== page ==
Ripples Of Battle: How Wars Of The Past Still Determine How We Fight, How We Live, and How We Think, by Victor Davis Hanson
This book has a deeply poignant feel to it that makes it a very worthwhile book and also one that helps us to understand the complications of battle. In this roughly 250 page book, moderately overrated military historian and classicist Victor Davis Hanson examines some battles that he thinks of as obscure–most of them are not–and then looks thoughtfully at some of the ripples of those battles that decided aspects of great importance. As might be expected, the author mixes elements that match his own classical background, popular history, contemporary geopolitics, and a deeply poignant personal story. If you are familiar with Hanson’s approach , none of this ought to be a surprise, but even if this book is not groundbreaking in its approach, it is at least deeply interesting and worthwhile and poignant, all things that make for a worthwhile read. And if you know what you are getting into with the author’s tendency to overgeneralize at times, this is certainly one of the better books in his body of work to see his approach to military history.
This book consists of three chapters, each of them focusing on a battle whose ripples the author wishes to explore in some depth. After a list of maps and a poignant introduction about the death of the author’s uncle in World War II and his own efforts to research his namesake, the author appropriately begins the book by talking about the Battle of Okinawa (1). He examines the planning and execution of the battle, the suicide plans of the Japanese and the way those plans were foiled by the lack of restraint of the United States that led ultimately to the dropping of the atomic bomb and to a lesson that other foes should have heeded that the general restraint of the United States in terms of its military is removed when one attempts terrorism. After that the author examines some of the ghosts of Shiloh, looking at the way the battle affected the reputations of notable leaders like Sherman, led to a myth of the lost opportunity with the death of Gen. Albert Sydney Johnson, ruined the reputation and inspired the thirst for justice and revenge of Lew Wallace, and encouraged Gen. Forrest to fight bravely but as an outsider to the Confederate establishment, even into Reconstruction. The third chapter looks at the culture that resulted from Delium, including a topical play by Euripides, the tragedy of Thespae’s destruction, the faces of Delium, the counterfactual importance of Socrates’ survival and bravery, Thebes’ use of plunder for artistic purposes, and the tactical development of Thebe’s military that would have deep repercussions for Hellenistic warfare. The book ends with a look at September 11 and its likely ripples that will continue for some time.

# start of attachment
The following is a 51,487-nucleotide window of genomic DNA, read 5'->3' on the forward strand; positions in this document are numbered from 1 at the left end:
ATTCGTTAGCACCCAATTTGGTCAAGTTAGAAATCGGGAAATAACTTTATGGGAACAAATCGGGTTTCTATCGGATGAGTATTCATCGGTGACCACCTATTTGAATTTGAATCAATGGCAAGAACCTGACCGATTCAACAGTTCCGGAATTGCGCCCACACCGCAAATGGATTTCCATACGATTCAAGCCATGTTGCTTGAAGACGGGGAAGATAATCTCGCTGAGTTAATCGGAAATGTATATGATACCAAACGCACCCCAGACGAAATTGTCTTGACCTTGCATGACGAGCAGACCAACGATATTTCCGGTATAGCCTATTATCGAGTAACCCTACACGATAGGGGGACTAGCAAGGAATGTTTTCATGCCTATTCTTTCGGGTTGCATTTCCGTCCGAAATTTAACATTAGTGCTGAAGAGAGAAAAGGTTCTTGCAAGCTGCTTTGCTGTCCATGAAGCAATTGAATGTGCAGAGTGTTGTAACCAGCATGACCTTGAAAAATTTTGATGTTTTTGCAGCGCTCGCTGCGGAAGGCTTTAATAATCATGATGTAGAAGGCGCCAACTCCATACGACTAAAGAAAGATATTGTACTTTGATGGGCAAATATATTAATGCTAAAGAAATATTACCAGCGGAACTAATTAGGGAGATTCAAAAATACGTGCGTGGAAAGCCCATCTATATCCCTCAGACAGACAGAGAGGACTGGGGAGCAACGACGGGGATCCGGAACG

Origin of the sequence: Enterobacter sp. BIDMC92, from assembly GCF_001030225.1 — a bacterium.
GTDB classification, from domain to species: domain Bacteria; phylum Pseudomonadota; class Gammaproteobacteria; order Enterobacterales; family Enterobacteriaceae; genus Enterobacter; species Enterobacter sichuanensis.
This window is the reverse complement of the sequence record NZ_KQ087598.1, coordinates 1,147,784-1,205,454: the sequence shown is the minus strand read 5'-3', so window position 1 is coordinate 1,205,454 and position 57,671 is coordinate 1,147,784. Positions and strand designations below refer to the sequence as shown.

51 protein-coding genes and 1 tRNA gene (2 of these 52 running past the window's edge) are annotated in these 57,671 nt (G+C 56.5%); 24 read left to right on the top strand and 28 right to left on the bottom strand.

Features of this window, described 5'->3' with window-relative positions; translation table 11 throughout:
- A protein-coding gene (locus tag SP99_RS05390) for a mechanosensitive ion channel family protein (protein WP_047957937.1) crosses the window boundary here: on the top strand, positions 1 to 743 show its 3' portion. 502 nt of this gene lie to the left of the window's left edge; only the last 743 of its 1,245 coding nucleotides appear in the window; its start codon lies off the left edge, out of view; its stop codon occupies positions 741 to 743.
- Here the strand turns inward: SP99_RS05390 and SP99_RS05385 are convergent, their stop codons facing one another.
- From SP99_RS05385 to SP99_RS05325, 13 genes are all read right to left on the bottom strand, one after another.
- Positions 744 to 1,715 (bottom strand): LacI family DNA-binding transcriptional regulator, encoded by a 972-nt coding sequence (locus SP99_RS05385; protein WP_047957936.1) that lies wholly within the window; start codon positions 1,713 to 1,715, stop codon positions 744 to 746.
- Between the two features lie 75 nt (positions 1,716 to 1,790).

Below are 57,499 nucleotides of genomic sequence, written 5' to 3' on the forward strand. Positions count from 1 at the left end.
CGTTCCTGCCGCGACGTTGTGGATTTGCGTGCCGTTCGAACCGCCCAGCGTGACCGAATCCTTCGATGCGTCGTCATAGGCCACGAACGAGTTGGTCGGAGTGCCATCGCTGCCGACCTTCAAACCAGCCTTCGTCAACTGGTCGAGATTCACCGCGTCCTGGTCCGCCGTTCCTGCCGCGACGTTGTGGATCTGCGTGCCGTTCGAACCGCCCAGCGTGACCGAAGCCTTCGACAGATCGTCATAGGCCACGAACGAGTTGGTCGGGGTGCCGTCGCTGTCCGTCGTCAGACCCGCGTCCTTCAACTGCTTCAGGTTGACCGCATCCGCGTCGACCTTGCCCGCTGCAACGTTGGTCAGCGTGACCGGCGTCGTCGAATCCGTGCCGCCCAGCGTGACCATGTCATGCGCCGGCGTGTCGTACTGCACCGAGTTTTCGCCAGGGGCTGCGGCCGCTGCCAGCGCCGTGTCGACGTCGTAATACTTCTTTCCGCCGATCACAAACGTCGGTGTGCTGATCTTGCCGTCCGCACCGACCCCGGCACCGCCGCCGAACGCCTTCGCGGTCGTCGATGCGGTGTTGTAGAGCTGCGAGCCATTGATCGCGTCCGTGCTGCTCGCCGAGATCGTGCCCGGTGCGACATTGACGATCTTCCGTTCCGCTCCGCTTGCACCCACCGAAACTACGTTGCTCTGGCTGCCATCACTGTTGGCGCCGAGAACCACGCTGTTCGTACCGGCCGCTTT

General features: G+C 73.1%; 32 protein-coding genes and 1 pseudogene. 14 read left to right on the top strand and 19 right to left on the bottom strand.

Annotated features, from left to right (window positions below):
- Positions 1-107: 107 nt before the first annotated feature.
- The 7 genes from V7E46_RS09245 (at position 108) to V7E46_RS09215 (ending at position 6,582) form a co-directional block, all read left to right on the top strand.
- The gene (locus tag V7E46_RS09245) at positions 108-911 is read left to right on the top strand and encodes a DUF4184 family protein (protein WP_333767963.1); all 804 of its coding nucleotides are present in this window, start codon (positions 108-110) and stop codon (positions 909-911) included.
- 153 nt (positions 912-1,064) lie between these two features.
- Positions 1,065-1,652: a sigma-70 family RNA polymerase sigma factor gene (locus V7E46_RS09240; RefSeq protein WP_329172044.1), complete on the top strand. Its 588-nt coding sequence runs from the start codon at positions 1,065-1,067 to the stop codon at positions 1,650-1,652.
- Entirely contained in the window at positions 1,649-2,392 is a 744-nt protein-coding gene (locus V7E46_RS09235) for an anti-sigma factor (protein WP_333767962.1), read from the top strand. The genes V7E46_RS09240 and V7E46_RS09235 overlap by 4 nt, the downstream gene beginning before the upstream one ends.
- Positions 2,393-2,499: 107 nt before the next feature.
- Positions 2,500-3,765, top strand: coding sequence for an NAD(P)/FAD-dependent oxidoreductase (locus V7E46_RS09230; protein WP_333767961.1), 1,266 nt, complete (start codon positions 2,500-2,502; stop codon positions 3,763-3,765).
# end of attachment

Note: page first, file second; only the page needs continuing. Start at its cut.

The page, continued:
One of the aspects of this book that makes it so worthwhile is the fact that the author focuses on aspects of life and death, and shows a real interest in the ordinary people whose lives were affected by war. He comments on the reason why it remains important for war to be studied–and at times practiced–by societies that would rather dwell at peace with others. The author demonstrates that the seeming chance effects of warfare can have dramatic effects, cutting off people from having children and passing on a family line, destroying civilizations by crippling their population base, showing the way that tactics and technologies can be used to kill and destroy, and demonstrating the way that the horrors of war can lead to dramatic changes in the lives of those who survive, killing some, shrouding others in immortal glory, and ruining the reputations of others, even in ways that are somewhat unjust. Sometimes battles are deeply unfortunate in their outcomes, even when the outcomes are kind for some of the people involved specifically.
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